Version Control with Git

Remotes in GitHub


Teaching: 30 min
Exercises: 0 min
  • How do I share my changes with others on the web?

  • Explain what remote repositories are and why they are useful.

  • Push to or pull from a remote repository.

Version control really comes into its own when we begin to collaborate with other people. We already have most of the machinery we need to do this; the only thing missing is to copy changes from one repository to another.

Systems like Git allow us to move work between any two repositories. In practice, though, it’s easiest to use one copy as a central hub, and to keep it on the web rather than on someone’s laptop. Most programmers use hosting services like GitHub, BitBucket or GitLab to hold those master copies; we’ll explore the pros and cons of this in the final section of this lesson.

Let’s start by sharing the changes we’ve made to our current project with the world. Log in to GitHub, then click on the icon in the top right corner to create a new repository called planets:

Creating a Repository on GitHub (Step 1)

Name your repository “planets” and then click “Create Repository”:

Creating a Repository on GitHub (Step 2)

As soon as the repository is created, GitHub displays a page with a URL and some information on how to configure your local repository:

Creating a Repository on GitHub (Step 3)

This effectively does the following on GitHub’s servers:

$ mkdir planets
$ cd planets
$ git init

Our local repository still contains our earlier work on mars.txt, but the remote repository on GitHub doesn’t contain any files yet:

Freshly-Made GitHub Repository

The next step is to connect the two repositories. We do this by making the GitHub repository a remote for the local repository. The home page of the repository on GitHub includes the string we need to identify it:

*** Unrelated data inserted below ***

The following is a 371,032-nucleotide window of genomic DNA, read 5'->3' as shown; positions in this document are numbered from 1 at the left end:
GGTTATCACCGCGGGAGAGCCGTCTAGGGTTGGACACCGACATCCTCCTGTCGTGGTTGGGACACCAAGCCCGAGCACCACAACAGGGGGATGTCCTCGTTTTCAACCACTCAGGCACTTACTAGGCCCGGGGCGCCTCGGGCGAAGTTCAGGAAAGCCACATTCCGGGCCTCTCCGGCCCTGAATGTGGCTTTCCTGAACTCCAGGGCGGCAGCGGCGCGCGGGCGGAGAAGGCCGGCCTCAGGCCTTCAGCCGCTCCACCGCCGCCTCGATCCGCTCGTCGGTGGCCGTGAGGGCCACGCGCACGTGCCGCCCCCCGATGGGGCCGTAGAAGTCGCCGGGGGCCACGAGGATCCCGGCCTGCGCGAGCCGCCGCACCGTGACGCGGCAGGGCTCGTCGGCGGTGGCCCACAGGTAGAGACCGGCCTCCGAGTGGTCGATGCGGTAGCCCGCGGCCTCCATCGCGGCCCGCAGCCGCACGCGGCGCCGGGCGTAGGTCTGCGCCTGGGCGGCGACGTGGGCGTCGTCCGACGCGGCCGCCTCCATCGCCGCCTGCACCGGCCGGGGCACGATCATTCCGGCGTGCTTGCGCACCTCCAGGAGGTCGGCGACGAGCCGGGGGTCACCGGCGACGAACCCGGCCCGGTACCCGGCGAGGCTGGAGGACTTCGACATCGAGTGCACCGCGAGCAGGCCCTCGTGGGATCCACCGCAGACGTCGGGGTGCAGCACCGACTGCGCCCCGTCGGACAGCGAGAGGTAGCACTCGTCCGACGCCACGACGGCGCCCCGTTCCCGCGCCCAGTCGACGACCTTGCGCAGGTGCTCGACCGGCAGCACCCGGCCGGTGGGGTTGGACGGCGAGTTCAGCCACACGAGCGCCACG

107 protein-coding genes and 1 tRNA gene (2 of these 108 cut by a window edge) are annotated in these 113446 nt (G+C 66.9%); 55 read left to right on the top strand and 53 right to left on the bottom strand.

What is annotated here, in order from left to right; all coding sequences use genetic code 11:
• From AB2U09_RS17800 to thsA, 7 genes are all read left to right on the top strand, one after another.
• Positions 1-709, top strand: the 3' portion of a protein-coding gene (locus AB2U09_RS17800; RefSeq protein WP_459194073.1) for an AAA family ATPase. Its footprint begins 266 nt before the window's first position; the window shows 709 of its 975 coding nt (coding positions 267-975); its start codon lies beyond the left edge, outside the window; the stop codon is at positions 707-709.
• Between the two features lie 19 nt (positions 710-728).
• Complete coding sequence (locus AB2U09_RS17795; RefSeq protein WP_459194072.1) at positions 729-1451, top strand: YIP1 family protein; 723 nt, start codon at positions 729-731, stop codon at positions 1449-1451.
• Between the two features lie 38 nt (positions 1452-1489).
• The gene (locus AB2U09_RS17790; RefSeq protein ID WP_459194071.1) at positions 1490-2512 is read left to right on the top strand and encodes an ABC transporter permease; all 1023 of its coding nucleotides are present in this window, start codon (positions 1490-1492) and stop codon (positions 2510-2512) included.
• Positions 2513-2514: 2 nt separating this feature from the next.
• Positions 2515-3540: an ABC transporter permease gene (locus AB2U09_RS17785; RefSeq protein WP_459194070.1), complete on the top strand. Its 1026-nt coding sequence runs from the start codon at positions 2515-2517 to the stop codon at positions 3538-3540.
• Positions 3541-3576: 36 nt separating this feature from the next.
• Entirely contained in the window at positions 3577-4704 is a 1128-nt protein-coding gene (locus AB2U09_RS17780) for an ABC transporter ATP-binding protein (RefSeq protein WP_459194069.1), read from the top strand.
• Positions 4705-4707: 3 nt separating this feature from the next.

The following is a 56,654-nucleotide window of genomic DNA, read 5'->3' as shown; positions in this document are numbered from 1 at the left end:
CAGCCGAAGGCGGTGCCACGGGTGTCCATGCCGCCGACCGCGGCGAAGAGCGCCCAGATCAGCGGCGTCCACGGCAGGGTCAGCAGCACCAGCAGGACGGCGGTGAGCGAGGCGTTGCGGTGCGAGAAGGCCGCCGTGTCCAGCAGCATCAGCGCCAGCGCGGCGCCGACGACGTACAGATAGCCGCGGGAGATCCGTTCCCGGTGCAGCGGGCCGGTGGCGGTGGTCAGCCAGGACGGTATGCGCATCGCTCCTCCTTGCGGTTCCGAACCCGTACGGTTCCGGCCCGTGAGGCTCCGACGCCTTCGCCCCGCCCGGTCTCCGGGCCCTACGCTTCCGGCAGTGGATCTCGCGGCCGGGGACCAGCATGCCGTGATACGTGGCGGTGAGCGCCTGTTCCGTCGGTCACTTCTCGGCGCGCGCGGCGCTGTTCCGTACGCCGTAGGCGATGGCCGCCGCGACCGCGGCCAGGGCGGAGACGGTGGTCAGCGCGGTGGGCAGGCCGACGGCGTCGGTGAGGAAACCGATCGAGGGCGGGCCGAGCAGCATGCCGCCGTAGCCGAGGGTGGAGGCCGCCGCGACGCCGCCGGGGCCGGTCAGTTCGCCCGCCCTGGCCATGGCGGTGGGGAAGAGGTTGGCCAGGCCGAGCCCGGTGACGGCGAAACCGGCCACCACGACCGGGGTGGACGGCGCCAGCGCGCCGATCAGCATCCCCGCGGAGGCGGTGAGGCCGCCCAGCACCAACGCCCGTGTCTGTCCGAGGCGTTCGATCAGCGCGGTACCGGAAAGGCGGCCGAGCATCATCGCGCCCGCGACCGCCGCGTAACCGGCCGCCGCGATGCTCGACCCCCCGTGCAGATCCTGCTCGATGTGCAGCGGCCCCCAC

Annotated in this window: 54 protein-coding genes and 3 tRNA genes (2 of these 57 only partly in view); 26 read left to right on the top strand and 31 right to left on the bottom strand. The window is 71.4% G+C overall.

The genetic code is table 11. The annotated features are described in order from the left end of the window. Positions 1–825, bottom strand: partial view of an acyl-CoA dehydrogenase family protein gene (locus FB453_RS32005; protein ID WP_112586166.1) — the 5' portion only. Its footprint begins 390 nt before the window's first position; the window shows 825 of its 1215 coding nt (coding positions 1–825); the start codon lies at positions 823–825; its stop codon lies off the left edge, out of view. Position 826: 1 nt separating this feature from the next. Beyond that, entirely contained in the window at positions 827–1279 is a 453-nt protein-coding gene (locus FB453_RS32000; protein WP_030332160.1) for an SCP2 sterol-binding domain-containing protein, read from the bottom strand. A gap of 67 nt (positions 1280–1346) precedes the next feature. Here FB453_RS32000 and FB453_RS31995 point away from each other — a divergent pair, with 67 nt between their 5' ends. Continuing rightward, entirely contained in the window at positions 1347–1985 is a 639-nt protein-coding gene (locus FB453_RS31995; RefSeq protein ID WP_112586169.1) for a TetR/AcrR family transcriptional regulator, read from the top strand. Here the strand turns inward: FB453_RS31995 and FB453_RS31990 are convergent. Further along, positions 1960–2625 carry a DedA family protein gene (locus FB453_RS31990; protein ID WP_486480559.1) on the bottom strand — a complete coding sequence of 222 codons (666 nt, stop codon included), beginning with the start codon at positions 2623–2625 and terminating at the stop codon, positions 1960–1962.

Where to Find Repository URL on GitHub

Click on the ‘HTTPS’ link to change the protocol from SSH to HTTPS.


We use HTTPS here because it does not require additional configuration. After the workshop you may want to set up SSH access, which is a bit more secure, by following one of the great tutorials from GitHub, Atlassian/BitBucket and GitLab (this one has a screencast).

Changing the Repository URL on GitHub

Copy that URL from the browser, go into the local planets repository, and run this command:

$ git remote add origin

Make sure to use the URL for your repository rather than Vlad’s: the only difference should be your username instead of vlad.

We can check that the command has worked by running git remote -v:

$ git remote -v
origin (push)
origin (fetch)

The name origin is a local nickname for your remote repository. We could use something else if we wanted to, but origin is by far the most common choice.

Once the nickname origin is set up, this command will push the changes from our local repository to the repository on GitHub:

$ git push origin master